Introduction to Molecule
A molecule is the simplest unit with the fundamental chemical properties of a covalent compound, just as an atom is the simplest unit with the fundamental chemical qualities of an element. The term molecular compound is used to denote elements that are covalently bound. Covalent molecules occur for several pure elements. Natural diatomic molecules of hydrogen, nitrogen, oxygen, and halogens are H2, N2, O2, F2, Cl2, Br2, and I2. Similarly, a few pure elements, such as elemental phosphorus and sulfur, exist as polyatomic molecules, such as P4 and S8.
Definitions of Molecular and Ionic Compounds with Examples and their Differences
Molecules having the same formula as the number of atoms bound together in the molecule make up a molecular compound. The atoms are bonded together to form a particular shape that is specified by the angles between the bonds and the length of the bonds. Because they share electrons via covalent bonds, these are also known as covalent compounds. Water, ammonia, and carbon dioxide are some examples.
According to the octet rule, atoms are most stable when their valence shells are filled with eight electrons. It is based on the fact that the atoms of the main group elements have a tendency for chemical bonding, resulting in each atom in the final molecule having eight electrons in the valence shell. Only the core group elements are subject to the octet rule.
The octet rule is known to apply to halogens, oxygen, nitrogen, and carbon molecules. The s-block elements and the p-block elements are examples of elements that follow this rule in general (except hydrogen, helium, and lithium).
Compounds containing charged metal and nonmetal species are known as ionic compounds. Ions are charge-carrying particles that can be either positively or negatively charged. An anion is a negatively charged ion, while a cation is a positively charged ion. Ionic compounds are generated when electrons are transferred between different atoms to form ionic bonds. Sodium chloride and calcium oxide are two examples of ionic compounds.
Difference between Ionic Compound and Molecular Compound
Properties of Molecular/Covalent Compounds
The following are molecular compound properties:
The melting points of covalent compounds are usually low. These compounds have low boiling points, with the exception of molecules of silica and diamonds, which have a high melting point.
This is due to the weak force of attraction that exists between the many linked atoms. These atoms are held together by Van der Waals forces.
Gases and liquids with low boiling and melting points are the most common types of these substances.
Graphite-like soft textures characterize solid covalent compounds. Because a cloud of electrons exists between each layer of carbon atoms, this is the case.
These chemicals are electrical charge non-conductors. The lack of charged ions is the primary cause of this. Graphite is an exception, as it contains a cloud of electrons. Graphite is a good conductor as a result of these properties.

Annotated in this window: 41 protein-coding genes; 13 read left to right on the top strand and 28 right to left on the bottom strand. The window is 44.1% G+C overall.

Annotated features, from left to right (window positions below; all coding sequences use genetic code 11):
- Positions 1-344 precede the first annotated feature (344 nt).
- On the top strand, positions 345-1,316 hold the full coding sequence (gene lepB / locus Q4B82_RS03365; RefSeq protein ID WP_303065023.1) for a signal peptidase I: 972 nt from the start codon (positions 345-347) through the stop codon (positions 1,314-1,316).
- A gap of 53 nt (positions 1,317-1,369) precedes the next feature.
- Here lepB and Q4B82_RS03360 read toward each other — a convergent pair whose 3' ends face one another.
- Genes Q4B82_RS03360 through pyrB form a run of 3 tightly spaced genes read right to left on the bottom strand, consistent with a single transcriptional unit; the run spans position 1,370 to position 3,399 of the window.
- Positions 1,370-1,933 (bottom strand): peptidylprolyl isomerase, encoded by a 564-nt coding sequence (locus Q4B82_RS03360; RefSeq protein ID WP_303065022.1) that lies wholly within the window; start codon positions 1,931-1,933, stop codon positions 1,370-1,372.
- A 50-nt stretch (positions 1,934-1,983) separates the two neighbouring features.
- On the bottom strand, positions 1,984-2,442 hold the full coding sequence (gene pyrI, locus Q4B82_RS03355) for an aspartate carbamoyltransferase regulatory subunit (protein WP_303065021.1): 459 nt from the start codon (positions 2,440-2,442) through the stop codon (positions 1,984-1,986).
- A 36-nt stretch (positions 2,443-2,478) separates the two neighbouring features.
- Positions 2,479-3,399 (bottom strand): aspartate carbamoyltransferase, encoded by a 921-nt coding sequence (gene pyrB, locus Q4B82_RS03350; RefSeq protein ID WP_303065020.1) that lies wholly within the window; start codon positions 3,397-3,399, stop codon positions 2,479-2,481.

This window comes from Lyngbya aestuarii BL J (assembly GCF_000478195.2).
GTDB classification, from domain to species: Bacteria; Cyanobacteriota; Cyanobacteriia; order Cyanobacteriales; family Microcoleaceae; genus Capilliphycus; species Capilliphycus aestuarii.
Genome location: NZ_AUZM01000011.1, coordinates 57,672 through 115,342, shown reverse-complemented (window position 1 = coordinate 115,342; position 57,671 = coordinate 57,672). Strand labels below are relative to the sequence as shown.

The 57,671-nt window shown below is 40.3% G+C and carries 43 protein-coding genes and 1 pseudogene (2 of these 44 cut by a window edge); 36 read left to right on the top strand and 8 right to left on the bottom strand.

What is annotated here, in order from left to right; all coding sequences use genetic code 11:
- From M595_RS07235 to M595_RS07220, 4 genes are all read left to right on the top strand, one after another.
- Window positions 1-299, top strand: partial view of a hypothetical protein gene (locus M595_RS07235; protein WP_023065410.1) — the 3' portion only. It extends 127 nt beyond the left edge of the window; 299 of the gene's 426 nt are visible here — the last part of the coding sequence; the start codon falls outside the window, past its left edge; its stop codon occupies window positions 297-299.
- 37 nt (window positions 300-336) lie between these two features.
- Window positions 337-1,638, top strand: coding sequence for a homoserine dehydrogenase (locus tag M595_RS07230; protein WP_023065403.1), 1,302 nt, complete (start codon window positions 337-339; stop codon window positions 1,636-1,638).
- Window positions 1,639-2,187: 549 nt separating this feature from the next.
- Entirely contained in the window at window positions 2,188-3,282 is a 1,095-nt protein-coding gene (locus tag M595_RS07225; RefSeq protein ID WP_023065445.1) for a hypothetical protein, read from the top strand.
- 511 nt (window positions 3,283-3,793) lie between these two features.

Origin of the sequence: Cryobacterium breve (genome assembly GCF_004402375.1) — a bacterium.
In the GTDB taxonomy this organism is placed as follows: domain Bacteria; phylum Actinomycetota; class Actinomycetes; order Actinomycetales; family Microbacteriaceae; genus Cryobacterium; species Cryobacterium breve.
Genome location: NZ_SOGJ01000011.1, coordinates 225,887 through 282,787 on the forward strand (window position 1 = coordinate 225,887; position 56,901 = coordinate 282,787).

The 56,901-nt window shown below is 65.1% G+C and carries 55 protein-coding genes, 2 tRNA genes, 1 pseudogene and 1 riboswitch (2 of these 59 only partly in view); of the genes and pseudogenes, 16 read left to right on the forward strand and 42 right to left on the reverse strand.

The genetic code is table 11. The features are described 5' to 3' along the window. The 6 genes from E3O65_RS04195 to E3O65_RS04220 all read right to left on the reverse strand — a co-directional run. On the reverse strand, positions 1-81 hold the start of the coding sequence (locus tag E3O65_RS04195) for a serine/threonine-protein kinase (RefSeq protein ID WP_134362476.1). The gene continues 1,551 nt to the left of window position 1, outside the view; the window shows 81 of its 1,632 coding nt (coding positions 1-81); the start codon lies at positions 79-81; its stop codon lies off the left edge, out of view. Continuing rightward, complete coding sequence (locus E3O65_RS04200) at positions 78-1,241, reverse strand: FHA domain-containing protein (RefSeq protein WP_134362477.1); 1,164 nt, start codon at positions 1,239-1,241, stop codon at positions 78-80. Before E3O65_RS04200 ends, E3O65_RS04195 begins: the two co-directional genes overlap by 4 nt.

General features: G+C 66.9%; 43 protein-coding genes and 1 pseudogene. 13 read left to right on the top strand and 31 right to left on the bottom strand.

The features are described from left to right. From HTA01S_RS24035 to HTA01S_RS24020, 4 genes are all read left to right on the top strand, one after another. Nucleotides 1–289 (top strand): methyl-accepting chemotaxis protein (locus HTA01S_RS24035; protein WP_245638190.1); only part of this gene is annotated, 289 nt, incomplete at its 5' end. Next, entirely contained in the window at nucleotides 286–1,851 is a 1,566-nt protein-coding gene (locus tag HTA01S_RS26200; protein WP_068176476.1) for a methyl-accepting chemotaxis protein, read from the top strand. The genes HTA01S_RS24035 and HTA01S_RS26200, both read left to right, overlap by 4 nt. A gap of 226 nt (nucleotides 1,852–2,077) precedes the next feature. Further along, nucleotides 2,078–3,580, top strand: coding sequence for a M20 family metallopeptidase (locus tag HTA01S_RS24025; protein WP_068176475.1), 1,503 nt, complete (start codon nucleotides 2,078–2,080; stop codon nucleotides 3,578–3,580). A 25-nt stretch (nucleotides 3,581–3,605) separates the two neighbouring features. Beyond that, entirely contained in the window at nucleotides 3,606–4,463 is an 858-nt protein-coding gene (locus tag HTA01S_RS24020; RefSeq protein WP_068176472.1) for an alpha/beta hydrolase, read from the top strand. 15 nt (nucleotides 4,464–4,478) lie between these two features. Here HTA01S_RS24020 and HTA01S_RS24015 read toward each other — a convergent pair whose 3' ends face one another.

They are also poor heat conductors. Their molecules are devoid of free electrons, obstructing the transmission of heat energy.
Polar properties are not a typical property of covalent molecules. As a result, these compounds are water-insoluble. Water molecules are not completely neutral; they have a slight negative charge on the oxygen atom and a slight positive charge on the hydrogen atoms. Because covalent compounds are made up of neutral or minorly charged molecules, they are not strongly attracted to water molecules.
List of Molecular Compounds
Molecular Formula of Compounds
The molecular formula of a chemical molecule gives us a clear picture of how many elements are contained in that compound. The elements are represented in molecular formulae by their corresponding symbols from the periodic table, and the number of atoms in each element in the molecule is indicated in subscript. The chemical formula for glucose, for example, is C6H12O6.
some molecular compounds examples with their formulas and respective molecular mass
The table below enlists the molecular formula and molecular mass of compounds that are covalent in nature.
These are some of examples of the molecular compounds
The above article elucidates the information regarding molecular compounds which are also referred to as covalent bonds. These compounds are formed by the sharing of electrons and possess many salient properties. They are different from ionic bonds in several ways in structure and conductance. The article also enlists different types of molecular compounds along with their respective molecular formula and masses.
FAQs on Molecular Compounds with Examples for NEET
1. Which types of bonds are found in molecular compounds and how do we identify them?
To distinguish molecular compounds from ionic compounds, the term "molecular compound" is used to denote elements that are covalently bound. Covalent molecules occur for several pure elements.
Molecular compounds form covalent bonds which can be predicted by knowing the location of the elements bonded to each other in the periodic table. Compounds having metals and non-metals bonded to each other are considered ionic compounds, while the compounds in which non-metals are bonded to each other are considered covalent or molecular compounds.
2. Which bonds are stronger covalent or ionic and what is Fajan’s rule?
Ionic bonds are much stronger as compared to the covalent bonds as there is transfer of electrons that occurs resulting in the formation of positive and negative ions and the electrostatic force attraction between ions is very strong.
Fajan's rule is based on polarization, which claims that as an anion's polarisation rises, its covalent nature increases. The polarising power of the cation and the polarizability of the anion are the two essential elements that influence the extent of polarization of an anion.